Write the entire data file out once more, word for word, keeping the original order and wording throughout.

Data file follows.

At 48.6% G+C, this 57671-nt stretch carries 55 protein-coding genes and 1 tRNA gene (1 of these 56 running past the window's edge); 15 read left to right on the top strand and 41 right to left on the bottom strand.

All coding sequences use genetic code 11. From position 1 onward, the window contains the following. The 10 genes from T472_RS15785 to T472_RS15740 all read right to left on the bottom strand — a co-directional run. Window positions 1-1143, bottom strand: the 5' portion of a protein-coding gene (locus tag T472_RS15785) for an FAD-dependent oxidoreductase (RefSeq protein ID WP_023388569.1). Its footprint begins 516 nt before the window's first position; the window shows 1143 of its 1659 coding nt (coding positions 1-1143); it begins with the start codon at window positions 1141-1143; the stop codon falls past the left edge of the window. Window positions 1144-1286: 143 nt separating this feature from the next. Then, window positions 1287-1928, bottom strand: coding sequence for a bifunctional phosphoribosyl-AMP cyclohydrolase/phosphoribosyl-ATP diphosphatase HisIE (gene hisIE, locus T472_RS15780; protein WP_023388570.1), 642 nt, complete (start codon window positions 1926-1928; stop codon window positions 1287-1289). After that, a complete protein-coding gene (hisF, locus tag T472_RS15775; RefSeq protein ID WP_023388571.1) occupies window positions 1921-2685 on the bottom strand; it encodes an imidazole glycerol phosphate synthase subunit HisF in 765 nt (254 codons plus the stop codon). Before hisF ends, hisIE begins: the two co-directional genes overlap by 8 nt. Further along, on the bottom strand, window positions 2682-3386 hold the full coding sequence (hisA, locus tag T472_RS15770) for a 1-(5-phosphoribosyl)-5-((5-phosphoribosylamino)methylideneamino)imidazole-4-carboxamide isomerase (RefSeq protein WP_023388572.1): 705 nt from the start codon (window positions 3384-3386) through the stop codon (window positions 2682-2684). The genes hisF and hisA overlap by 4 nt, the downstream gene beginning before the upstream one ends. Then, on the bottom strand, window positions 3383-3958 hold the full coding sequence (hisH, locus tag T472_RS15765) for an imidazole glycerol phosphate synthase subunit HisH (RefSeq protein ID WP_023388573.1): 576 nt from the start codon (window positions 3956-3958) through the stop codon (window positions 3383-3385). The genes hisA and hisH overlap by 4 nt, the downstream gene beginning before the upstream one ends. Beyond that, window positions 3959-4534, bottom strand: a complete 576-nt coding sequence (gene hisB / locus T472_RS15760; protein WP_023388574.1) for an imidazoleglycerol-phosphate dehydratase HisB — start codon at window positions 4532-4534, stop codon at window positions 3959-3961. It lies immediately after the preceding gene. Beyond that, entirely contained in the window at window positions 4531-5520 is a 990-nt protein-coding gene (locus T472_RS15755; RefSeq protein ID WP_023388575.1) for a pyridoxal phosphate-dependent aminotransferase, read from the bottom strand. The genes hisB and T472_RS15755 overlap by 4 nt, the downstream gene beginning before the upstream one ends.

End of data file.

At 48.6% G+C, this 57671-nt stretch carries 55 protein-coding genes and 1 tRNA gene (1 of these 56 running past the window's edge); 15 read left to right on the top strand and 41 right to left on the bottom strand.

All coding sequences use genetic code 11. From position 1 onward, the window contains the following. The 10 genes from T472_RS15785 to T472_RS15740 all read right to left on the bottom strand — a co-directional run. Window positions 1-1143, bottom strand: the 5' portion of a protein-coding gene (locus tag T472_RS15785) for an FAD-dependent oxidoreductase (RefSeq protein ID WP_023388569.1). Its footprint begins 516 nt before the window's first position; the window shows 1143 of its 1659 coding nt (coding positions 1-1143); it begins with the start codon at window positions 1141-1143; the stop codon falls past the left edge of the window. Window positions 1144-1286: 143 nt separating this feature from the next. Then, window positions 1287-1928, bottom strand: coding sequence for a bifunctional phosphoribosyl-AMP cyclohydrolase/phosphoribosyl-ATP diphosphatase HisIE (gene hisIE, locus T472_RS15780; protein WP_023388570.1), 642 nt, complete (start codon window positions 1926-1928; stop codon window positions 1287-1289). After that, a complete protein-coding gene (hisF, locus tag T472_RS15775; RefSeq protein ID WP_023388571.1) occupies window positions 1921-2685 on the bottom strand; it encodes an imidazole glycerol phosphate synthase subunit HisF in 765 nt (254 codons plus the stop codon). Before hisF ends, hisIE begins: the two co-directional genes overlap by 8 nt. Further along, on the bottom strand, window positions 2682-3386 hold the full coding sequence (hisA, locus tag T472_RS15770) for a 1-(5-phosphoribosyl)-5-((5-phosphoribosylamino)methylideneamino)imidazole-4-carboxamide isomerase (RefSeq protein WP_023388572.1): 705 nt from the start codon (window positions 3384-3386) through the stop codon (window positions 2682-2684). The genes hisF and hisA overlap by 4 nt, the downstream gene beginning before the upstream one ends. Then, on the bottom strand, window positions 3383-3958 hold the full coding sequence (hisH, locus tag T472_RS15765) for an imidazole glycerol phosphate synthase subunit HisH (RefSeq protein ID WP_023388573.1): 576 nt from the start codon (window positions 3956-3958) through the stop codon (window positions 3383-3385). The genes hisA and hisH overlap by 4 nt, the downstream gene beginning before the upstream one ends. Beyond that, window positions 3959-4534, bottom strand: a complete 576-nt coding sequence (gene hisB / locus T472_RS15760; protein WP_023388574.1) for an imidazoleglycerol-phosphate dehydratase HisB — start codon at window positions 4532-4534, stop codon at window positions 3959-3961. It lies immediately after the preceding gene. Beyond that, entirely contained in the window at window positions 4531-5520 is a 990-nt protein-coding gene (locus T472_RS15755; RefSeq protein ID WP_023388575.1) for a pyridoxal phosphate-dependent aminotransferase, read from the bottom strand. The genes hisB and T472_RS15755 overlap by 4 nt, the downstream gene beginning before the upstream one ends.